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Connor Iapoce is an associate editor for HCPLive and joined the MJH Life Sciences team in April 2021. He graduated from The College of New Jersey with a degree in Journalism and Professional Writing. He enjoys listening to records, going to concerts, and playing with his cat Squish. You can reach him at email@example.com.
Ultra-widefield fluorescein angiography allow more accurate risk identification of eyes with non proliferative diabetic retinopathy than baseline severity level alone in new findings.
The presence of ultra wide-field fluorescein angiography (UWF-FA) detected predominantly peripheral lesions (PPLs) was associated with greater risk of worsening disease in eyes with nonproliferative diabetic retinopathy (NPDR).
The greater risk was determined to be independent of the baseline Diabetic Retinopathy Severity Scale (DRSS) score, suggesting peripheral findings on UWF-FA allow more accurate risk identification in eyes with NPDR.
“Thus, among eyes with NPDR, the presence of PPL identified using UWF-FA imaging appears to be a marker for increased risk of disease worsening that is not detectable using standard ETDRS 7-field photography or UWF-color imaging alone,” wrote study author Adam R. Glassman, MS, Jaeb Center for Health Research.
The DRCR Retina Network Protocol AA evaluated whether the detection of PPL on UWF-color or UWF-FA improves the ability to predict the rate of worsening retinopathy beyond baseline risk.
The prospective observational longitudinal study was conducted at 37 clinical sites in the United States and Canada. Individuals were 18 years or older, had type 1 or type 2 diabetes, and had at least 1 eye with NPDR confirmed on ETDRS modified 7-field grading.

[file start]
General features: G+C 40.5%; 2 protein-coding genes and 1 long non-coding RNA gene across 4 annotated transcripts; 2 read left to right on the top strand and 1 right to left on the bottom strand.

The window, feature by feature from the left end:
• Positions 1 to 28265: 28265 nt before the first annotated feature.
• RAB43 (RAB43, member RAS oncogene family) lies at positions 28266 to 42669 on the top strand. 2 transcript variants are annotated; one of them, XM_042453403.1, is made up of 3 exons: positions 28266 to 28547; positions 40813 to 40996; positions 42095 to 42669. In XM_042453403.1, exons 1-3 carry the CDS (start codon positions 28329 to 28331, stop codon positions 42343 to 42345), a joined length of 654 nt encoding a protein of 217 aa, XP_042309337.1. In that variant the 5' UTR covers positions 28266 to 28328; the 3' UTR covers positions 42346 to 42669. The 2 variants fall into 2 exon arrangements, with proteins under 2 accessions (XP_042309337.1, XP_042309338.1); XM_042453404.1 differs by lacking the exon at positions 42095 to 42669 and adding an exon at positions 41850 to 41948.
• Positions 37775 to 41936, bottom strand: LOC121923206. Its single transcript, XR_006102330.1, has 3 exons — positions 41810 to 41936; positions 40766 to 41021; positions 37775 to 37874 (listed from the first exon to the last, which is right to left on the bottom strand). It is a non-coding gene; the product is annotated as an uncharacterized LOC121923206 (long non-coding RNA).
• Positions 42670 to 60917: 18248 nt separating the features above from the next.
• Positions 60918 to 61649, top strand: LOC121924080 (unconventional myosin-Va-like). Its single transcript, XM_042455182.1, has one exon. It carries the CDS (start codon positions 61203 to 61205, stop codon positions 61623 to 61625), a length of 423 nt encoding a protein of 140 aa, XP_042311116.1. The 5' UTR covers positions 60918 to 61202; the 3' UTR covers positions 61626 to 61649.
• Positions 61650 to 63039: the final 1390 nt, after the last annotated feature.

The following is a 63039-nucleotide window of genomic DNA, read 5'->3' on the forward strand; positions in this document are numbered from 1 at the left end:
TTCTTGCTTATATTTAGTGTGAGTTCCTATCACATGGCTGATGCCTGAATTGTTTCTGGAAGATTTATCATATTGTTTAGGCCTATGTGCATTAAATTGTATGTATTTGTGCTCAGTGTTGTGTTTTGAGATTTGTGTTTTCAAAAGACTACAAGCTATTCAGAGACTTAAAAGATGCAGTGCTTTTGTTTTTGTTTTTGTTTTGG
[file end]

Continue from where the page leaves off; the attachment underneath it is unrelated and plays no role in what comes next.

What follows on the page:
Investigators noted the procedure for the UWF-color imaging included two 200° central images and two 200° steered images obtained and graded for DRSS at a reading center. The score on the DRSS was evaluated on ETDRS 7-field and UWF-color images and PPL presence was determined independently from UWF-color and UWF-FA images.
Primary outcomes as disease worsening as a time-to-event outcome was defined as either worsening by 2 or more steps on the DRSS assessed within the ETDRS fields from the UWF-color images or receipt of DR treatment over 4-years of follow-up.
From February 2015 - December 2015, the study enrolled a total of 388 participants with data analyzed from May 2020 - June 2022. The analysis cohort consisted of 544 study eyes from 367 participants (182 [50%] female participants; median age, 62 years; 68% White) who had ≥1 eye with NPDR on UWF-color that was gradable for PPL.
Among the 544 eyes, PPLs were present in 221 eyes (41%) on UWF-color and 247 (46%) on UWF-FA. The median baseline visual acuity letter score was 86 letters. Over 4 years, treatment for DR or DME was initiated in 18% of eyes with 11% receiving treatment for DR and 14% receiving treatment for DME.
Data suggest the cumulative proportion of disease worsening through 4 years was 40% (95% confidence interval [CI], 36% - 45%) overall.
Then, the worsening rates were 45% (95% CI, 37% - 54%) in eyes with baseline mild NPDR, 40% (95% CI, 32% - 49%) with moderate NPDR, 26% (95% CI, 17% - 38%) with moderately severe NPDR, and 43% (95% CI, 34% - 53%) with severe or very severe NPDR on UWF-color masked images.
When stratified by baseline PPL status, 38% (95% CI, 31% - 45%) of eyes with color PPL and 43% (95% CI, 37% - 49%) without color PPL met the primary outcome of disease worsening (HR, 0.78; 95% CI, 0.57 - 1.08; P = .13).
Moreover, investigators noted the primary outcome rate was 50% (95% CI, 44% - 57%) in eyes with FA-PPL and 31% (95% CI, 25% - 38%) in eyes without FA PPL (HR, 1.72; 95% CI, 1.25 - 2.36; P <.001).
“These findings support use of UWF-FA for future DR staging systems and clinical care to more accurately determine prognosis in NPDR eyes,” Glassman added.
The study, “Association of Predominantly Peripheral Lesions on Ultra-Widefield Imaging and the Risk of Diabetic Retinopathy Worsening Over Time,” was published in JAMA Ophthalmology.